Welcome to Week 3 of our devotional series on those common Christian beliefs that have been overlooked or misunderstood. Today, we’re looking at Genesis 12 and God’s call to Abram (“Abraham”). What does it mean to say that God calls some people but apparently not others? Is the good news (“gospel”) only good to a select few? Did Jesus come to save the whole world, like John 3:16 suggests, or only some of it? Let’s take a look…
God of All the Earth! You are the Creator and Lord of every person, every thing, and every atom. Teach us the fullness of what that means today. Amen.
Genesis 12:1-4 Now the Lord said to Abram, “Go from your country and your kindred and your father’s house to the land that I will show you. 2 I will make of you a great nation, and I will bless you, and make your name great, so that you will be a blessing. 3 I will bless those who bless you, and the one who curses you I will curse; and in you all the families of the earth shall be blessed.” Revelation 22:1-2 Then the angel showed me the river of the water of life, bright as crystal, flowing from the throne of God and of the Lamb 2 through the middle of the street of the city. On either side of the river is the tree of life with its twelve kinds of fruit, producing its fruit each month; and the leaves of the tree are for the healing of the nations.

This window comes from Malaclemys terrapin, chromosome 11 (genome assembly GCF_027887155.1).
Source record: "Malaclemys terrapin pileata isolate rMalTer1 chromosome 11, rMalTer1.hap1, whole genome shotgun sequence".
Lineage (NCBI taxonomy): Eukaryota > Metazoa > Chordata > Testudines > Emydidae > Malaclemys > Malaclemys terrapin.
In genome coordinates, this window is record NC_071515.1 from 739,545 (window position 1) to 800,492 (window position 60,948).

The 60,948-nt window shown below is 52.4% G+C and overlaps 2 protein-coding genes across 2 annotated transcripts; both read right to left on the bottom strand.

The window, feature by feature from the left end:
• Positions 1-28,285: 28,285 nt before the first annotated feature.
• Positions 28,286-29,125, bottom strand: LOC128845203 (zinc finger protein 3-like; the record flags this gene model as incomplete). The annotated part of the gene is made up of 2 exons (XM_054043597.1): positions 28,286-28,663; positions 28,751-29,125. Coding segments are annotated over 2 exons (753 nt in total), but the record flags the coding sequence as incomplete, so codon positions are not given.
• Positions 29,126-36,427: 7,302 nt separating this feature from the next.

“The Love of God” — Lyrics and music by Frederick Lehman; additional lyrics by Mercy Me; Performed by Mercy Me (YouTube video for in-home worship: Click here for Video)
The love of God is greater far
Than tongue or pen can ever tell
It goes beyond the highest star
And reaches to the lowest hell
The guilty pair, bowed down with care
God gave His Son to win